When court adjourned it became evi­dent that the audience had been thinking, and perhaps felt that they had heard something worth while. Much to my surprise, the great gathering began to surge toward me. They seemed to have changed sides in a single afternoon. A friendly crowd followed me toward my home. Mr. Bryan left the grounds practically alone. The peo­ple seemed to feel that he had failed and deserted his cause and his followers when he admitted that the first six days might have been periods of millions of ages long. Mr. Bryan had made himself ridiculous and had contradicted his own faith. I was truly sorry for Mr. Bryan. But I consoled myself by thinking of the years through which he had busied himself tormenting intelligent professors with impudent ques­tions about their faith, and seeking to arouse the ignoramuses and bigots to drive them out of their positions. It is a terrible transgression to intimidate and awe teach­ers with fear of want.

 

The next morning I reached court prepared to continue the examination all that day. The judge convened court down in the yard, and another preacher asked the blessing and guidance of the Almighty. After allowing time for taking pictures, the judge arose; rested one hand on the stat­utes and the other on the Oxford Bible, and said that he had been thinking over the proceedings of the day before and--in spite of Mr. Bryan’s willingness again to take the stand--he believed that the testimony was not relevant, and he had decided to refuse to permit any further examination of Mr. Bryan and should strike the whole of his testimony from the record. Mr. Bryan and his associates forgot to look surprised. It needed no lawyer to grasp that the attorneys for the prosecu­tion could see the effect Mr. Bryan’s answers were having on their case and the public in general, and had concluded that something must be done; so it was arranged that the judge should be there in the morning to relieve them of their dis­tress in court. The ruling of the court was by that time extended to forbid the testi­mony of our scientists as to the meaning of evolution.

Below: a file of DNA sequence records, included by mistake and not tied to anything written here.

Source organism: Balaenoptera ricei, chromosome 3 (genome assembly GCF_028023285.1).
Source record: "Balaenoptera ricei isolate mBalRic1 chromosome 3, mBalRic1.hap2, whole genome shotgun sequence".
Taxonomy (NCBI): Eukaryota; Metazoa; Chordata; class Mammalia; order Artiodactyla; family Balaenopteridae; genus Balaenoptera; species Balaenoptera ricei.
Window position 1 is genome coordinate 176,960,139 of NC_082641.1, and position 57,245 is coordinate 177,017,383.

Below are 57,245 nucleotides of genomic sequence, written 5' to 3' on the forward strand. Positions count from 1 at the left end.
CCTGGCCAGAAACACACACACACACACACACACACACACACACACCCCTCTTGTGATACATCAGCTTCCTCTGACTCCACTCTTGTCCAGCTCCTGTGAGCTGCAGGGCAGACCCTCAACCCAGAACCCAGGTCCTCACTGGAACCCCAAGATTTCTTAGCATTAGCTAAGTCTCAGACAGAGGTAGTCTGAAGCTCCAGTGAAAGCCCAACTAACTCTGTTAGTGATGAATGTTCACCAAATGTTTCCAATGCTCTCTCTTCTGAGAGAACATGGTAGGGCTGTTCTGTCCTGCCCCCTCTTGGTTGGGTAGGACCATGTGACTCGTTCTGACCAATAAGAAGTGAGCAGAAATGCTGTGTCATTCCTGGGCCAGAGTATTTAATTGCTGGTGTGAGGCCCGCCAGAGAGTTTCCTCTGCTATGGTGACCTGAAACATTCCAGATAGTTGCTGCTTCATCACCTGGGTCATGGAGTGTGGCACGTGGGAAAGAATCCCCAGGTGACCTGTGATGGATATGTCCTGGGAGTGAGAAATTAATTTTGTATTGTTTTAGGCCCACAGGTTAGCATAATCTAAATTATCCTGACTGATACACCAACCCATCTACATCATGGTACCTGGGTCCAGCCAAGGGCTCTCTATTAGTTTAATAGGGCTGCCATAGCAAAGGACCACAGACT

The court held that the jury had the statute before them and had heard the testimony of the witnesses proving that Scopes had told his pupils that life began in the sea and had gradually evolved to the various forms of life, including man, that now live upon the earth. The State had offered in evidence the first and sec­ond chapters of Genesis, and the jury could judge whether these were in conflict with the teaching of Scopes.